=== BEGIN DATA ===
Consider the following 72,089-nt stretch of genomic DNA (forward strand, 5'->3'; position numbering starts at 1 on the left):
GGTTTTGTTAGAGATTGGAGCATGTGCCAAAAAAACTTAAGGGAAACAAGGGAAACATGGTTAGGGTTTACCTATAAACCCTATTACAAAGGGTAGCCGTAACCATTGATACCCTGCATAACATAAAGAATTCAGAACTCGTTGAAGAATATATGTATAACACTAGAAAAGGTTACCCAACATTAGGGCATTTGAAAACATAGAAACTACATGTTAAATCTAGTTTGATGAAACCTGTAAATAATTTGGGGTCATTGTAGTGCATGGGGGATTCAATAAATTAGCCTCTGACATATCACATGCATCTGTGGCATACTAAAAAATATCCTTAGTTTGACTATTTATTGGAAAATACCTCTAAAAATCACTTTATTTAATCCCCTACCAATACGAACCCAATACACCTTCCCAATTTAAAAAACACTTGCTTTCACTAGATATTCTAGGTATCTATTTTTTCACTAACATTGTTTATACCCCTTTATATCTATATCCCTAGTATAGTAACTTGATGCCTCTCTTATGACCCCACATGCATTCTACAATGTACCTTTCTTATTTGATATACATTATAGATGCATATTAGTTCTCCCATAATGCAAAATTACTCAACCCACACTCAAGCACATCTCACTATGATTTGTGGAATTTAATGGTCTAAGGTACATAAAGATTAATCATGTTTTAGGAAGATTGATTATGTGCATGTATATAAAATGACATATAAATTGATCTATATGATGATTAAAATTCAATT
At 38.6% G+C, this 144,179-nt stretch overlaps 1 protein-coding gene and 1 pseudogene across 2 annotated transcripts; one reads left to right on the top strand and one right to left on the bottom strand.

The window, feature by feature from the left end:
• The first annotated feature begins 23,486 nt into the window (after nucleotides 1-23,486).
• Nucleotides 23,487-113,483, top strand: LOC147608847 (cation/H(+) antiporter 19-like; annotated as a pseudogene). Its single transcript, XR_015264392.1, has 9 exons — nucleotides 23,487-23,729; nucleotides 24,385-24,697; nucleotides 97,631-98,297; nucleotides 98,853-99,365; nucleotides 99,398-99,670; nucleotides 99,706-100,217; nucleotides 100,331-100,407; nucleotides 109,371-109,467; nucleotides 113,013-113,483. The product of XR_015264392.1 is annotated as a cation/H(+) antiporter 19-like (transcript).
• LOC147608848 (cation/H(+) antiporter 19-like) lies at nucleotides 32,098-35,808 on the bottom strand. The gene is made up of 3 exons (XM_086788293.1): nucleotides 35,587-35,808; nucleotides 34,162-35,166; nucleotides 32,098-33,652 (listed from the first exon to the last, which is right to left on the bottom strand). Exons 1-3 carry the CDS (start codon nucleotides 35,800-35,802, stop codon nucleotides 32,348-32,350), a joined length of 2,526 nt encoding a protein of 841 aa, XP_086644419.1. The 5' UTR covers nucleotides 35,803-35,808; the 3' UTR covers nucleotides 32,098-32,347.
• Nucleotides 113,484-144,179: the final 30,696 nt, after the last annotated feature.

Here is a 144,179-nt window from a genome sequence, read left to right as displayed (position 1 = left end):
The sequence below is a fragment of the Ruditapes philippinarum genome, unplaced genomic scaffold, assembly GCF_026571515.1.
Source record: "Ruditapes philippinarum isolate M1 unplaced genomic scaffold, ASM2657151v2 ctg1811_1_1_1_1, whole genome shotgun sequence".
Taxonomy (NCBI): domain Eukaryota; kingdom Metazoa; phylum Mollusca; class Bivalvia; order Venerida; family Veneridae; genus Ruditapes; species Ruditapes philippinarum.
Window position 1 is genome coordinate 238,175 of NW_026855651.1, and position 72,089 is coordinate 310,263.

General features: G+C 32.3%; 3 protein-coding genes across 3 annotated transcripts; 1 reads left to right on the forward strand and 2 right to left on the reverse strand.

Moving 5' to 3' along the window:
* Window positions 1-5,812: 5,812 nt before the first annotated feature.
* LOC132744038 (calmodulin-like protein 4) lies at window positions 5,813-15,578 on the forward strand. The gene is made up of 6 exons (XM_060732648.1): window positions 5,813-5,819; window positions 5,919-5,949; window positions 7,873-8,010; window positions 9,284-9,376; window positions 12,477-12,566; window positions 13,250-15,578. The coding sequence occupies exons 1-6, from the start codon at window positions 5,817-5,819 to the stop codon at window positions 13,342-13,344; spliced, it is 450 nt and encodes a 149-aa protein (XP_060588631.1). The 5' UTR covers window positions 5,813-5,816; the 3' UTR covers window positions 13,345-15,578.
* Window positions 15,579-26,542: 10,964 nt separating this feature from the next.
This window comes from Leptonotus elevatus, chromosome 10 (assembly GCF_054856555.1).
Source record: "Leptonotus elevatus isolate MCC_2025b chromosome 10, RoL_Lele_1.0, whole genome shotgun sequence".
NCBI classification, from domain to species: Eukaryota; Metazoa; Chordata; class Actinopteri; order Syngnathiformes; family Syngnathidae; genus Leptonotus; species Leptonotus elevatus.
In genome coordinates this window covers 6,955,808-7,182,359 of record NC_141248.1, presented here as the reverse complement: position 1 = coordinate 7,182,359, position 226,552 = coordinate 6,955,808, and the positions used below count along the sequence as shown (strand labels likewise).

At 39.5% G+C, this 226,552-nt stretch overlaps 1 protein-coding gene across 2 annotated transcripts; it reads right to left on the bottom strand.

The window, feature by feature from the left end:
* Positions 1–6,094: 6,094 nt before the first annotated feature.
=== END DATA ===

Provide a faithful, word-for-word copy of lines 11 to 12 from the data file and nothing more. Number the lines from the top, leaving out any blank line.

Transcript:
Source record: "Ruditapes philippinarum isolate M1 unplaced genomic scaffold, ASM2657151v2 ctg1811_1_1_1_1, whole genome shotgun sequence".
Taxonomy (NCBI): domain Eukaryota; kingdom Metazoa; phylum Mollusca; class Bivalvia; order Venerida; family Veneridae; genus Ruditapes; species Ruditapes philippinarum.